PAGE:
This section is almost totally the work of Simon Szykman and used to appear on his website – but it hasn’t been available for over 10 years. I hope he won’t mind me including it here.
The compendium currently lists over 60 variations of over 35 different editions of the Diplomacy boardgame, 14 editions of Diplomacy variants and 9 versions of commercial Diplomacy software, 7 editions of books on Diplomacy, and over a dozen Diplomacy-related items produced by the amateur Diplomacy hobby.
- General Information
- United States Editions of Diplomacy (14 editions, 6 more variations)
- United Kingdom Editions of Diplomacy (8 editions, 11 more variations)
- Canadian Editions of Diplomacy (2 editions, 7 more variations)
- Other European Editions of Diplomacy (France, Germany, Italy, Netherlands) (8 editions, 1 more variation)
- Other Non-European Editions of Diplomacy (Australia, Brazil, Israel) (4 editions, no other variations)
- Diplomacy Variants (14 editions)
- Commercial Diplomacy Software (9 versions)
- Books (7 editions)
- Amateur Diplomacy Hobby Items (13 entries)
Diplomacy Editions vs. Variations of an Edition
The difference between an edition and a variation of an edition is in the importance of the changes that occur from one version of the game to another. Any criteria for differentiating between editions and variations is somewhat subjective, but for the sake of having some sort of distinction I finally settled on the following:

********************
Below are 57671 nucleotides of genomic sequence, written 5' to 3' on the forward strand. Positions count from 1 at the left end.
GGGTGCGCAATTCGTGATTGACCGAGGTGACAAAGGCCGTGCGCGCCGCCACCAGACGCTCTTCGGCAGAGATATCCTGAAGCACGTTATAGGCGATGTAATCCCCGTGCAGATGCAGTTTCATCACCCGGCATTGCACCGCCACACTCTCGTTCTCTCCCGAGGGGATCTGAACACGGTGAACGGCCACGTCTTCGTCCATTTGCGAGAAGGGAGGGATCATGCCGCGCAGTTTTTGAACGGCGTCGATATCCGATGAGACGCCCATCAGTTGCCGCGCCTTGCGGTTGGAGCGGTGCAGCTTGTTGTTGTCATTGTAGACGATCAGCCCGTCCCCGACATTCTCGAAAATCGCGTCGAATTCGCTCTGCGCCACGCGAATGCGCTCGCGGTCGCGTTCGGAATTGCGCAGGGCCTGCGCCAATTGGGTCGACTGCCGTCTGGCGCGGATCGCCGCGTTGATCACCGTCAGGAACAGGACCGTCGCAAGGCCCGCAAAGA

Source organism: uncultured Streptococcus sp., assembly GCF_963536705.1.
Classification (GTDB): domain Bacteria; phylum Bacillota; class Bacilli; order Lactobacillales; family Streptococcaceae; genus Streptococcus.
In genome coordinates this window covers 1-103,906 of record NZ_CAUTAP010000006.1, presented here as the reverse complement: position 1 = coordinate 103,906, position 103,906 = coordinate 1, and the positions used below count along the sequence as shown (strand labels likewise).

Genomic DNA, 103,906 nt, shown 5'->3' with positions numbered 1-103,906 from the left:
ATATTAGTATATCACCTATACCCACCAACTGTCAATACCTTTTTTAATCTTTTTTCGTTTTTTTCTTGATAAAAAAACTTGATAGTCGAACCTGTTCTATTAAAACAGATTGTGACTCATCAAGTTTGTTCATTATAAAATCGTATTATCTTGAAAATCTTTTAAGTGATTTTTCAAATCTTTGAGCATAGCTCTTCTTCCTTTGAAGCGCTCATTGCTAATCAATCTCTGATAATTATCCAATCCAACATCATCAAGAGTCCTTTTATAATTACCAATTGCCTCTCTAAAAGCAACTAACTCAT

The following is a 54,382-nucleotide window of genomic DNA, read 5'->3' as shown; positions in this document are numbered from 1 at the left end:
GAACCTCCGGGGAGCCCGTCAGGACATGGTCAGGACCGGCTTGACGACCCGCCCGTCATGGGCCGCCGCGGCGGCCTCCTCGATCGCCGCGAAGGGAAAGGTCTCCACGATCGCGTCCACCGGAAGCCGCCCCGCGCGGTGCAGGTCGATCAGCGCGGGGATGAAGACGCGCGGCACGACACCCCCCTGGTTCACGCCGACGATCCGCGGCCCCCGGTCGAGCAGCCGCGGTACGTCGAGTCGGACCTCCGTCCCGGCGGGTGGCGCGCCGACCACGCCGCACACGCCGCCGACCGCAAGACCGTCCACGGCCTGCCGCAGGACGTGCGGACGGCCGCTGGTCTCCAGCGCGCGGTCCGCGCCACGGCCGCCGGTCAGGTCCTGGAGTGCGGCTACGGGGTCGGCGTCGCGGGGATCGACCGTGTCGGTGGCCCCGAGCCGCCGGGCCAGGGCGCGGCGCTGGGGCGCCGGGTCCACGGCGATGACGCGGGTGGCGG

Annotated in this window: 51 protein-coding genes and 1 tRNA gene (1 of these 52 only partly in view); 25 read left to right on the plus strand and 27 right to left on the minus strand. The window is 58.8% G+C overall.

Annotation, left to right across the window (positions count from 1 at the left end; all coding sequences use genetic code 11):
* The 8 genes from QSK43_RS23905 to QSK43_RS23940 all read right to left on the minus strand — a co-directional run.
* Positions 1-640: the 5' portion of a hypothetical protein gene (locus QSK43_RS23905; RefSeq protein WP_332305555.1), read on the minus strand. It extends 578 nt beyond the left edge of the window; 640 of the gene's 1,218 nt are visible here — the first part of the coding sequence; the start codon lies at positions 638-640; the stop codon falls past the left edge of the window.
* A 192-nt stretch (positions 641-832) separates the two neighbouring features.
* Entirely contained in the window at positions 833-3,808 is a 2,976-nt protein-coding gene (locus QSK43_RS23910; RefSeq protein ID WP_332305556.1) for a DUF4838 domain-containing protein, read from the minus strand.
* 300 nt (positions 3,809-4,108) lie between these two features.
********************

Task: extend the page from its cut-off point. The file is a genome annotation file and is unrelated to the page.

Any one of the following differences is considered to be a new edition:
- Substantial box redesign. Changing a few words or adding a UPC symbol on the box is considered to be a minor change, not a substantial redesign.
- Significant revision of rules. This includes the revision of the rules in 1971 which were significant even though they were not officially called 2nd edition rules, as well as the official changes in rulebook editions that occurred under the Avalon Hill name. This does not include minor tweaks to the rulebook or changes to the rulebook design that were occasionally made without significant revisions to the rules themselves.
- Changes in game piece design. This includes the change from wooden pieces to plastic pieces in the U.S. and the change from flat fleets to little ships in the U.K. It does not include production differences, such as differences in color of pieces.
- Note: Substantial gameboard redesign would also be included on this list except that this was never done without also doing a box redesign. Thus adding that criterion would not make any distinctions that are not already made by the first one on this list.
Other differences between games are considered to be variations of an existing edition. Things that differ from one variation to the next include:
- Minor changes to box design. This includes changes of a few words on the box.
- Changes in rulebook design without significant revisions of rules. This includes the color of the cover, appearance and/or size of rulebook.
- Changes in the contents of the game that relate to the game itself. This includes, most notably, the additions of and changes to game-related sheets in the U.S. and Canadian editions (rules summary and play-by-mail information sheets), and the addition of and changes in style of the plastic trays used to hold the game pieces in some of U.K. editions.
Differences that do occur but that are not used to distinguish among variations in the Compendium include: